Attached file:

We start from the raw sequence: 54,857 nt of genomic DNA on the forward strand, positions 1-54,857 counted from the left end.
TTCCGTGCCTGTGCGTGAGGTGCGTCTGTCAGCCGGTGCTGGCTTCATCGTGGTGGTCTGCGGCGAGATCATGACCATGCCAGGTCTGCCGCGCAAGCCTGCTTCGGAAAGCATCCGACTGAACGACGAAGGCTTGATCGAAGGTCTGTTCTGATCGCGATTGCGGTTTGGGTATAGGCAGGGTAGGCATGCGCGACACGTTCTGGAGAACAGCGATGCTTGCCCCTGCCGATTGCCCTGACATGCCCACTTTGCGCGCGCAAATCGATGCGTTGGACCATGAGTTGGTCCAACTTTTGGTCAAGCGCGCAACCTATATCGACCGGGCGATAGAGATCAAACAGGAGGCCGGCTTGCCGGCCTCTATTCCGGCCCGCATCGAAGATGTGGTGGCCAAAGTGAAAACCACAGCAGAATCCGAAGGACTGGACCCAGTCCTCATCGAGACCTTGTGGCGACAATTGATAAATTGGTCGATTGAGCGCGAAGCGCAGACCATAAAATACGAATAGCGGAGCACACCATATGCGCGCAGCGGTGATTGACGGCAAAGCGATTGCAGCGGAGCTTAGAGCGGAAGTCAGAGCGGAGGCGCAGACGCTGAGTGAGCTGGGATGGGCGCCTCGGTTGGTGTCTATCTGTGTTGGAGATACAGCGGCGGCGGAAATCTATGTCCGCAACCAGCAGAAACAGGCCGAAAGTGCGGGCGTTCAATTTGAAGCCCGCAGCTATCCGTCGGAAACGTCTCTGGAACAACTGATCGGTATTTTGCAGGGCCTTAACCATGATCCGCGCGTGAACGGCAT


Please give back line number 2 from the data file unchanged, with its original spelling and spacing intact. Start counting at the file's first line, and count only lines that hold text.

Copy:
TTCCGTGCCTGTGCGTGAGGTGCGTCTGTCAGCCGGTGCTGGCTTCATCGTGGTGGTCTGCGGCGAGATCATGACCATGCCAGGTCTGCCGCGCAAGCCTGCTTCGGAAAGCATCCGACTGAACGACGAAGGCTTGATCGAAGGTCTGTTCTGATCGCGATTGCGGTTTGGGTATAGGCAGGGTAGGCATGCGCGACACGTTCTGGAGAACAGCGATGCTTGCCCCTGCCGATTGCCCTGACATGCCCACTTTGCGCGCGCAAATCGATGCGTTGGACCATGAGTTGGTCCAACTTTTGGTCAAGCGCGCAACCTATATCGACCGGGCGATAGAGATCAAACAGGAGGCCGGCTTGCCGGCCTCTATTCCGGCCCGCATCGAAGATGTGGTGGCCAAAGTGAAAACCACAGCAGAATCCGAAGGACTGGACCCAGTCCTCATCGAGACCTTGTGGCGACAATTGATAAATTGGTCGATTGAGCGCGAAGCGCAGACCATAAAATACGAATAGCGGAGCACACCATATGCGCGCAGCGGTGATTGACGGCAAAGCGATTGCAGCGGAGCTTAGAGCGGAAGTCAGAGCGGAGGCGCAGACGCTGAGTGAGCTGGGATGGGCGCCTCGGTTGGTGTCTATCTGTGTTGGAGATACAGCGGCGGCGGAAATCTATGTCCGCAACCAGCAGAAACAGGCCGAAAGTGCGGGCGTTCAATTTGAAGCCCGCAGCTATCCGTCGGAAACGTCTCTGGAACAACTGATCGGTATTTTGCAGGGCCTTAACCATGATCCGCGCGTGAACGGCAT